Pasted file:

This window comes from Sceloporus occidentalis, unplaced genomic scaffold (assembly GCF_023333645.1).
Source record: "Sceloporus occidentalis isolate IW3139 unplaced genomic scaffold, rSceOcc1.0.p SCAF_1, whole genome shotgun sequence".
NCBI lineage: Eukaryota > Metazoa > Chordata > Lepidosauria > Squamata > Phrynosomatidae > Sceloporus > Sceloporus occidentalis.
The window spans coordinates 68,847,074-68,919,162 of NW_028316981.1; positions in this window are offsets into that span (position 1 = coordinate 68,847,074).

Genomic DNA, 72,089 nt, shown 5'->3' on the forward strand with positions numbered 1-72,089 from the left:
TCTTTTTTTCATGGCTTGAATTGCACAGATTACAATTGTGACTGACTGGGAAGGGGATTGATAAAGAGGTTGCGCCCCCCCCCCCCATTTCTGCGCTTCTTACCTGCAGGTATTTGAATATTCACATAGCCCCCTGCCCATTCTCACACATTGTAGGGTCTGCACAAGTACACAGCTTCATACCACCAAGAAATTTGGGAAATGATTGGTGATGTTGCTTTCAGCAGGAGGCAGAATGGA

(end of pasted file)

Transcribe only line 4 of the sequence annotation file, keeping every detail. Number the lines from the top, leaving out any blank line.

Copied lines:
The window spans coordinates 68,847,074-68,919,162 of NW_028316981.1; positions in this window are offsets into that span (position 1 = coordinate 68,847,074).